The Bank of England is the central bank of the United Kingdom.
Its headquarters are in the central financial district of the City of London.
Sometimes known as the ‘Old Lady’ of Threadneedle Street, the Bank was founded in 1694, nationalised on 1 March 1946, and gained independence in 1997.
Standing at the centre of the UK’s financial system, the Bank is committed to promoting and maintaining monetary and financial stability as its contribution to a healthy economy.
The Bank of England has been in place for more than three hundred years, although it wasn’t nationalized until 1946. It serves a dual role as both a consumer bank and a government bank. As such, the “Old Lady of Threadneedle Street,” as the Bank of England is often called, holds a primary role in the financial status of the United Kingdom.
In 1998 the bank’s governing body was changed by the Bank of England Act. Now the Bank of Directors is composed of sixteen non-executive directors, two deputy governors, and the bank’s governor.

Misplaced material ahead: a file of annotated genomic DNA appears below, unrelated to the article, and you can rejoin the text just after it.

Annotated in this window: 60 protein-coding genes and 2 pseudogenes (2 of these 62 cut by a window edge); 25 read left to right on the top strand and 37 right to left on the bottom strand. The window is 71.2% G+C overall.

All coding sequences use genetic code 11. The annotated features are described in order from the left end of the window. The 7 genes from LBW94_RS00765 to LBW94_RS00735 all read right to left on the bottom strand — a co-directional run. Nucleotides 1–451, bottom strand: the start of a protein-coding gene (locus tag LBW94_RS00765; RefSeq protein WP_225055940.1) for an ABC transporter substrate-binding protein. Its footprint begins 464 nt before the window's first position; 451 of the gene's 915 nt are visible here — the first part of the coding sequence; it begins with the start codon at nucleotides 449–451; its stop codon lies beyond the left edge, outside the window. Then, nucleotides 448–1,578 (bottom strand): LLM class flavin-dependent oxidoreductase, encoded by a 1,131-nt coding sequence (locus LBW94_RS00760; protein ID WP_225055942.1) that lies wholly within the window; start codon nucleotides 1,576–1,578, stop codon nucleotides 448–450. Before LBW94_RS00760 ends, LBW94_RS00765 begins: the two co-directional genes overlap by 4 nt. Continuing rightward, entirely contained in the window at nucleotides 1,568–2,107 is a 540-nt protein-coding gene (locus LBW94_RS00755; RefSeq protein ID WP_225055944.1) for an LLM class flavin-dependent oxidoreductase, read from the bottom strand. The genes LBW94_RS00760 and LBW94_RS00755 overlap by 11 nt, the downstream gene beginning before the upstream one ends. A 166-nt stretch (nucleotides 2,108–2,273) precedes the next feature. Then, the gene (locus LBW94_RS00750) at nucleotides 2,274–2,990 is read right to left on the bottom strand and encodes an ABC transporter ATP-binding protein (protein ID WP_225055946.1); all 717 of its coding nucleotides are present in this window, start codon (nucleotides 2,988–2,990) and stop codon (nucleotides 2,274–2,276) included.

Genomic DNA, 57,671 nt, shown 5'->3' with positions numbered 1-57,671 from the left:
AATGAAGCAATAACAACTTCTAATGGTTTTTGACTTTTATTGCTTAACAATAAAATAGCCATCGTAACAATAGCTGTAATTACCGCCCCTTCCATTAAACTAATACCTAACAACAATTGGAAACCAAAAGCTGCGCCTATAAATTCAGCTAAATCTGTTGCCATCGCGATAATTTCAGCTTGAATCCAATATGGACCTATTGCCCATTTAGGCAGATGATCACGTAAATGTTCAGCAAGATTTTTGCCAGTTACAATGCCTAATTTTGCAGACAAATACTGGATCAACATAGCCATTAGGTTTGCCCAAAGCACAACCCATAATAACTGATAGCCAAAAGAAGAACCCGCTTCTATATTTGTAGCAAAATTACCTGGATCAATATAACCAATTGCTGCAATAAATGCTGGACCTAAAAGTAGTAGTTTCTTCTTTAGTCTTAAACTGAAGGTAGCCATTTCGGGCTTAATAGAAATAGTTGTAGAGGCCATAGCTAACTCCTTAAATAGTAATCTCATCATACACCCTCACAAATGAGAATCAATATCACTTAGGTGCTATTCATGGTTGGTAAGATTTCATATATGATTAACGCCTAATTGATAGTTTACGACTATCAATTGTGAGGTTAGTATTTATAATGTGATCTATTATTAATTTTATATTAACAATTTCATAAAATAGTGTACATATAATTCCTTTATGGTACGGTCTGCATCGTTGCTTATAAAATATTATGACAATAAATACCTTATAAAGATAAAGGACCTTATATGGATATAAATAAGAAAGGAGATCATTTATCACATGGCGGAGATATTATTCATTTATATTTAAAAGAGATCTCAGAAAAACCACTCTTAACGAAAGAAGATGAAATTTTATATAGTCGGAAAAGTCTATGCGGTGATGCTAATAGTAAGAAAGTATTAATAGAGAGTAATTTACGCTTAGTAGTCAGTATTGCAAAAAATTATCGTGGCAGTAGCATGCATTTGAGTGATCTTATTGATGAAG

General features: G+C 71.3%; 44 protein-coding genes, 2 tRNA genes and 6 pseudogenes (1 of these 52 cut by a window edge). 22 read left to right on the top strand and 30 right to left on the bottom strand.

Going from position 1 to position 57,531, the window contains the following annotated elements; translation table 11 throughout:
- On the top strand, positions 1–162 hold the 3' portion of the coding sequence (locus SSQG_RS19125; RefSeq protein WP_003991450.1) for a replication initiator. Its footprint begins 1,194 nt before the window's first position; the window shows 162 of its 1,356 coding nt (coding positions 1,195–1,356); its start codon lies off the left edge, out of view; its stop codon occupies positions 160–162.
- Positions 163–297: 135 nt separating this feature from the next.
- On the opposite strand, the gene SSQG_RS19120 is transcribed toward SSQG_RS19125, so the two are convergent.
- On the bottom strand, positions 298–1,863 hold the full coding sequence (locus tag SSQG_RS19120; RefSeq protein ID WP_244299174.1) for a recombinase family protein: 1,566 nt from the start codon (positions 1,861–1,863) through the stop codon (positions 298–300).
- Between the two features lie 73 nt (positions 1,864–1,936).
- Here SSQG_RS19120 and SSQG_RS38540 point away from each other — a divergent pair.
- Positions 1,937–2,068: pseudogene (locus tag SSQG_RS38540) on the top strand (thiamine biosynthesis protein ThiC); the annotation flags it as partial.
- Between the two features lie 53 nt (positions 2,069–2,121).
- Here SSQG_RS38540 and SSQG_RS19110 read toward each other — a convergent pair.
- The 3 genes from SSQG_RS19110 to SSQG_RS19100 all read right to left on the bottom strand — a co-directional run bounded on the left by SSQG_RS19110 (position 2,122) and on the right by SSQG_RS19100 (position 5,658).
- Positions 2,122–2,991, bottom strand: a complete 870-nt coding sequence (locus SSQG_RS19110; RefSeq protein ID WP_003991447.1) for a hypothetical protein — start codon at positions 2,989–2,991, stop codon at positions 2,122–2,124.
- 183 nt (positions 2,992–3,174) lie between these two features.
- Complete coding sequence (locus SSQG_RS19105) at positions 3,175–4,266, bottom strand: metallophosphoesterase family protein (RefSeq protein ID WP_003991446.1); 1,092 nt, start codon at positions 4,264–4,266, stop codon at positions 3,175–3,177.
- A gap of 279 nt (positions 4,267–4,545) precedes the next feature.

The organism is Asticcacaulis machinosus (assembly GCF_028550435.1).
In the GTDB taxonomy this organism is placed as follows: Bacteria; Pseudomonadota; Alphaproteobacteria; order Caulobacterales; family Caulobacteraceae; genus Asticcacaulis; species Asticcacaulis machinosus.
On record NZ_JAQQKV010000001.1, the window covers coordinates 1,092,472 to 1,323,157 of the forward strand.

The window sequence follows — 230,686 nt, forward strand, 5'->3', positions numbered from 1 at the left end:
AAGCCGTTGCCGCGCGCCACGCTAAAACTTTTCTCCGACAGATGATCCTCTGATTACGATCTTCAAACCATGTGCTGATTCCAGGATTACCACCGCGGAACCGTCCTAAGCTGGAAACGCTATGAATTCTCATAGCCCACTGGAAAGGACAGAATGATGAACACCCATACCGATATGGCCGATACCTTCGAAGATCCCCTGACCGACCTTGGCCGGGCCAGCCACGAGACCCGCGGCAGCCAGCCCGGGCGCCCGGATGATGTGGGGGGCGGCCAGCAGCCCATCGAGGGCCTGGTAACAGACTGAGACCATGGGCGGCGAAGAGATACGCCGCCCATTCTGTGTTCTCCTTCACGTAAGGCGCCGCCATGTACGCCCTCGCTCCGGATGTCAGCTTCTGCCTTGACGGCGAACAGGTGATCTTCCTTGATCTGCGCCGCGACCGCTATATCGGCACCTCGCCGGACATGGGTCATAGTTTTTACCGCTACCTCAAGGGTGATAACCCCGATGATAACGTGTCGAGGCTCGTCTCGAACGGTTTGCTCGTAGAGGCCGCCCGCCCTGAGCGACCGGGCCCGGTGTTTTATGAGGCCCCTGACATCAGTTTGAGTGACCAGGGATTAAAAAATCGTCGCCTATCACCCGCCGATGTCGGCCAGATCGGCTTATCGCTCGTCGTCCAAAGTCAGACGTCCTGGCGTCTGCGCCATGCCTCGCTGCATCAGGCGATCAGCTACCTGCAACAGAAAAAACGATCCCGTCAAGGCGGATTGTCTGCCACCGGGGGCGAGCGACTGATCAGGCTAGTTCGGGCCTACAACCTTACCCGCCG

This has modified the bank’s responsibilities; their two main purposes now include maintaining the UK’s Monetary and financial stability, although it still has as many small-scale account holders as it does large corporate accounts.
In regards to the foreign exchange market, the Bank of England manages the Exchange Equalisation Account.
The EEA was formed in 1932 and is the account responsible for influencing the exchange rate of the UK’s gold reserves. It also holds foreign currencies and gold for trading purposes.